Thursday, August 29, 2019

Small successes.

I admit I have been overthinking this new dog in my house.

On the one hand, he is the sweetest thing, and I'm already falling in love with him, and on the other hand, he has issues.
There is a little voice in my head saying "WTF?   you did not need a dog with issues."

But then today, on the way to spend the day with my youngest daughter and her two little ones, I had a long talk with myself.

Earlier in the week, I had decided to take both Naya and Willie to a local doggie day care.  I had heard very good things about it, and figured that it was something that both they, and I, needed.  So even though I was very nervous about it, I signed them up.

 I dropped them off at 8:30 a.m., and felt like the worst doggie mother in the world, talk about guilt;
I picked up bagels, and headed down the highway.
And I said to myself, we need to talk.




The upshot was this:

I can not send him away, to another kennel, or to someone who will crate him all day while they work.
Truth is:   no one is going to give him as good a life as I will.  O.K., he has some issues.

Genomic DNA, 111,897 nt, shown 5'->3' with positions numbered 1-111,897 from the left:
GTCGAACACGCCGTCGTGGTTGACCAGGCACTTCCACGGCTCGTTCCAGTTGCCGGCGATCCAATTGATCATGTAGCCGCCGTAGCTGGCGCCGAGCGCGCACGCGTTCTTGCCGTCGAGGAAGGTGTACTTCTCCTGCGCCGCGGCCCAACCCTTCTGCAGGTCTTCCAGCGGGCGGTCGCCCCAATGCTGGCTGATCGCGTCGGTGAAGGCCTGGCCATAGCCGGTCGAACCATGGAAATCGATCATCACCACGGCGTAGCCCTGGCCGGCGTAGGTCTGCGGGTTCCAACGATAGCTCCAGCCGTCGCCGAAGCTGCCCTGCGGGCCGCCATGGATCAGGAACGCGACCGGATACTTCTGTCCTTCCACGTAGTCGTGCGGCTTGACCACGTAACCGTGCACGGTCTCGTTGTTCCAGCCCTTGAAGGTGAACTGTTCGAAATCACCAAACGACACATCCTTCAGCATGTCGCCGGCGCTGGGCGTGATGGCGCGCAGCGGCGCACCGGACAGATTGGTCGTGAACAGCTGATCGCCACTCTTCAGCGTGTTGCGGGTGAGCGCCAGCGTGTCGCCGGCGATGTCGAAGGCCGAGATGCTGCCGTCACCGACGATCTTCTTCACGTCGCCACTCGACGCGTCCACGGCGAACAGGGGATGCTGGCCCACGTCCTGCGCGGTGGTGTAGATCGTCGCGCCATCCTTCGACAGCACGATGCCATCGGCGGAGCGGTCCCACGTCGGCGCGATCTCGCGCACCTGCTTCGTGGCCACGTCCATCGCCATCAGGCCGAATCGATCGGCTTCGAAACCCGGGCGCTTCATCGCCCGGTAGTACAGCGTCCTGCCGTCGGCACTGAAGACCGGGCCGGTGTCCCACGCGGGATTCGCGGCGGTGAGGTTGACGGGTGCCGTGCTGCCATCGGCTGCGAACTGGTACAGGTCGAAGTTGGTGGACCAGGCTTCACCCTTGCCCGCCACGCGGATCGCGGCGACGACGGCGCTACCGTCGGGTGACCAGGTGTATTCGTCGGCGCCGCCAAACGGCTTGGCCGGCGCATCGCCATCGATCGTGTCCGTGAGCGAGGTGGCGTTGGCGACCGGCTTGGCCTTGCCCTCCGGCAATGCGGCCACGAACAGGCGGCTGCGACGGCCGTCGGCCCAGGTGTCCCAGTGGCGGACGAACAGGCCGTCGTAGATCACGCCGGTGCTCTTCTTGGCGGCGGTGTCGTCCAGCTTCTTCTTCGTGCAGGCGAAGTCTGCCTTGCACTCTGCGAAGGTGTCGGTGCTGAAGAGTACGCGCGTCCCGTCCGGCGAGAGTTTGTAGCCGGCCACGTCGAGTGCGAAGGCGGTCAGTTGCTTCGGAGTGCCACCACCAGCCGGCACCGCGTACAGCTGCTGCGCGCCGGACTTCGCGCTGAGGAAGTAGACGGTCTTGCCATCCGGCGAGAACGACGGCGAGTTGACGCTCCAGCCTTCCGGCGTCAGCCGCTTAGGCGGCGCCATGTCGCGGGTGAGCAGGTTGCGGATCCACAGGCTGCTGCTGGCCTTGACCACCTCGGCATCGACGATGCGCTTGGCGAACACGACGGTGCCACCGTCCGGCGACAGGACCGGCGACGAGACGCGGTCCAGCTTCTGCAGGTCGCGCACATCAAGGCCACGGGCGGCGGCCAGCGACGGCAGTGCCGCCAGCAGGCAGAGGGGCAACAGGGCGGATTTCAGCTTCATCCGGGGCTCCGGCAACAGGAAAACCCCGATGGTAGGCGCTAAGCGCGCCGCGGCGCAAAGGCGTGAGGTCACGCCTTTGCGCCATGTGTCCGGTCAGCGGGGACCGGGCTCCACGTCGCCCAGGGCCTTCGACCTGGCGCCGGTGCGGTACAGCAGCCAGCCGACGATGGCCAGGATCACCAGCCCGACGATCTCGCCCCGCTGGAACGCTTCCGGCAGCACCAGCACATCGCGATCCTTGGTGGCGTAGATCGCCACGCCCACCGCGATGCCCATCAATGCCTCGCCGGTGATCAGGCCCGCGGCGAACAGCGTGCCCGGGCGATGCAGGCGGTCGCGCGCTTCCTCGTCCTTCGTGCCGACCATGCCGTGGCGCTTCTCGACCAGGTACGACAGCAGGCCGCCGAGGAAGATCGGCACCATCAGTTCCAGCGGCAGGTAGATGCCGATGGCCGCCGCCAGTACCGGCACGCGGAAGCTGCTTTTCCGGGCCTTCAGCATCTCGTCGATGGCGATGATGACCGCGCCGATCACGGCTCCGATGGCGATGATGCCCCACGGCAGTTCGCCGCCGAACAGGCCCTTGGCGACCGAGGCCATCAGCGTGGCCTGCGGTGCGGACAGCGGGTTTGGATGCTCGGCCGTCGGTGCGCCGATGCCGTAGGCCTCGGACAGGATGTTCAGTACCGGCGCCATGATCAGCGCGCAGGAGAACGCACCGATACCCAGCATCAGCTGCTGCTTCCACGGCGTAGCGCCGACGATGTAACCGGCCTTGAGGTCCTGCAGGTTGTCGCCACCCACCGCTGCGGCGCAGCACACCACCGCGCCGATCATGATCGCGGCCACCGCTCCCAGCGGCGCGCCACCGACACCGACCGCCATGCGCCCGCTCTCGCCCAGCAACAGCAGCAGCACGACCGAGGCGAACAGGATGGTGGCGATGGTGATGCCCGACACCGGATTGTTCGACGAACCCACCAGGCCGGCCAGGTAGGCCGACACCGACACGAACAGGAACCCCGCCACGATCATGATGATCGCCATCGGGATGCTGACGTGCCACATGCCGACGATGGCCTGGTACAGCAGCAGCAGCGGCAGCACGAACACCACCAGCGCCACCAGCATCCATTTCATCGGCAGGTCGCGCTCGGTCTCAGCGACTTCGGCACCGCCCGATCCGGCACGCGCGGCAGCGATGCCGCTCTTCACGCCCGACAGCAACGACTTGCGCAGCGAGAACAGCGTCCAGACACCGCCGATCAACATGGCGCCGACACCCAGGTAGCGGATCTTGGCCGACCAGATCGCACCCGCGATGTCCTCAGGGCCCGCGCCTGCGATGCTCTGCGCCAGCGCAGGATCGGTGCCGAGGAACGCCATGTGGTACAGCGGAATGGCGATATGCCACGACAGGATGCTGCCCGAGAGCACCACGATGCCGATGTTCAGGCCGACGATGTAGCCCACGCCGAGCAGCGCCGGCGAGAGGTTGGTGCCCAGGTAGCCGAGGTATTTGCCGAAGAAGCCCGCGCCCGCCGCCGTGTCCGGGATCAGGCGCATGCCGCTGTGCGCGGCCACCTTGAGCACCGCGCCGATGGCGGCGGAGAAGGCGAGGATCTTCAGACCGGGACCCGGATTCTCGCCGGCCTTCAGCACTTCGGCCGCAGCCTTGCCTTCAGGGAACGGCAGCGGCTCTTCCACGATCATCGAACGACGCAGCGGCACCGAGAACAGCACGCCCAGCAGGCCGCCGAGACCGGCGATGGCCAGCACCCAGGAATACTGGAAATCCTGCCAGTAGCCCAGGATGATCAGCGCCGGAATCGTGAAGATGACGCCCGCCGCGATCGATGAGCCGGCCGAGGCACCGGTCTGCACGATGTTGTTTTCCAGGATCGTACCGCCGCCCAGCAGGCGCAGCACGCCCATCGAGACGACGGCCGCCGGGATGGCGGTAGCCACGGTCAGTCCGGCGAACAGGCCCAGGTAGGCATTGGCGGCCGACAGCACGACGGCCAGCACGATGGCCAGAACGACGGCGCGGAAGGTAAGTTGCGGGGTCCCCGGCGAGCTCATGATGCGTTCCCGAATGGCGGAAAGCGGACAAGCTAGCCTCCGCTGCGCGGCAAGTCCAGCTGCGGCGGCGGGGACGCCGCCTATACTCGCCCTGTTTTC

We've worked out the walking issue, now we just have to figure out how to address his separation anxiety.
This morning, he busted out the screen on the screen porch, when I had the audacity to leave him to feed the chickens.



That being said, he's only been here a week.  Good God, give the boy a break.

So right then, I committed myself to figuring out how to acclimate him to the crate, and reassure him that I was not leaving him, that he was safe, at last, safe.

I called the doggie day care about noon, and they said everything was fine.  I was worried.

But when I picked them up at 4:30, and got the report that they were both fine all day, and welcome back anytime.........I was somewhat relieved.
In the car, they both promptly fell asleep.  Willie actually snored with his head on the console.

We walked in the house, I fed them both, they were ravenous.  Then something occurred to me, and I walked him over and nudged him in his crate.



He is still there, asleep, 40 minutes later.  When he wakes up, I will let him out, but right now he appears comatose.
Crating him when we leave will solve a HUGE problem.